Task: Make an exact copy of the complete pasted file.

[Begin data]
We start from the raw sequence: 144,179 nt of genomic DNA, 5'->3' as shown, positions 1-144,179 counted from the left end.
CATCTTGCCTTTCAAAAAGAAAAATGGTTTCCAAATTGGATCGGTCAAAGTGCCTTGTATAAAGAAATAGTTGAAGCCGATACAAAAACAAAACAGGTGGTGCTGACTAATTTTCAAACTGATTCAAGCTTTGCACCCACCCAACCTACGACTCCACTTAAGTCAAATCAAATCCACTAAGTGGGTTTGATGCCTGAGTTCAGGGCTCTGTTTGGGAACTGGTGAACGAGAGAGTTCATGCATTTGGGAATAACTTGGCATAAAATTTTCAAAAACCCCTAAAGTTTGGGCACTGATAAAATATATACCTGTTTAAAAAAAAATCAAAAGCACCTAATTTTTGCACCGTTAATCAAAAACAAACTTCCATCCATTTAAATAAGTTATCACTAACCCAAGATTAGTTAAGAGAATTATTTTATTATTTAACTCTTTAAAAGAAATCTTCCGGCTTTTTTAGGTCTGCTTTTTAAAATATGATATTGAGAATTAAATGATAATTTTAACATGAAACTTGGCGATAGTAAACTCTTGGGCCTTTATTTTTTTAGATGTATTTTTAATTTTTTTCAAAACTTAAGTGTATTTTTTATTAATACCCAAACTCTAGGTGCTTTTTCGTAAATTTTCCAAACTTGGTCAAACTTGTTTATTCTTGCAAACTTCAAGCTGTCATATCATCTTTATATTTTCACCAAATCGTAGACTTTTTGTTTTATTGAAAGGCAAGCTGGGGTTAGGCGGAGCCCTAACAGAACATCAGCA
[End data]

We start from the raw sequence: 144,179 nt of genomic DNA, 5'->3' as shown, positions 1-144,179 counted from the left end.
CATCTTGCCTTTCAAAAAGAAAAATGGTTTCCAAATTGGATCGGTCAAAGTGCCTTGTATAAAGAAATAGTTGAAGCCGATACAAAAACAAAACAGGTGGTGCTGACTAATTTTCAAACTGATTCAAGCTTTGCACCCACCCAACCTACGACTCCACTTAAGTCAAATCAAATCCACTAAGTGGGTTTGATGCCTGAGTTCAGGGCTCTGTTTGGGAACTGGTGAACGAGAGAGTTCATGCATTTGGGAATAACTTGGCATAAAATTTTCAAAAACCCCTAAAGTTTGGGCACTGATAAAATATATACCTGTTTAAAAAAAAATCAAAAGCACCTAATTTTTGCACCGTTAATCAAAAACAAACTTCCATCCATTTAAATAAGTTATCACTAACCCAAGATTAGTTAAGAGAATTATTTTATTATTTAACTCTTTAAAAGAAATCTTCCGGCTTTTTTAGGTCTGCTTTTTAAAATATGATATTGAGAATTAAATGATAATTTTAACATGAAACTTGGCGATAGTAAACTCTTGGGCCTTTATTTTTTTAGATGTATTTTTAATTTTTTTCAAAACTTAAGTGTATTTTTTATTAATACCCAAACTCTAGGTGCTTTTTCGTAAATTTTCCAAACTTGGTCAAACTTGTTTATTCTTGCAAACTTCAAGCTGTCATATCATCTTTATATTTTCACCAAATCGTAGACTTTTTGTTTTATTGAAAGGCAAGCTGGGGTTAGGCGGAGCCCTAACAGAACATCAGCA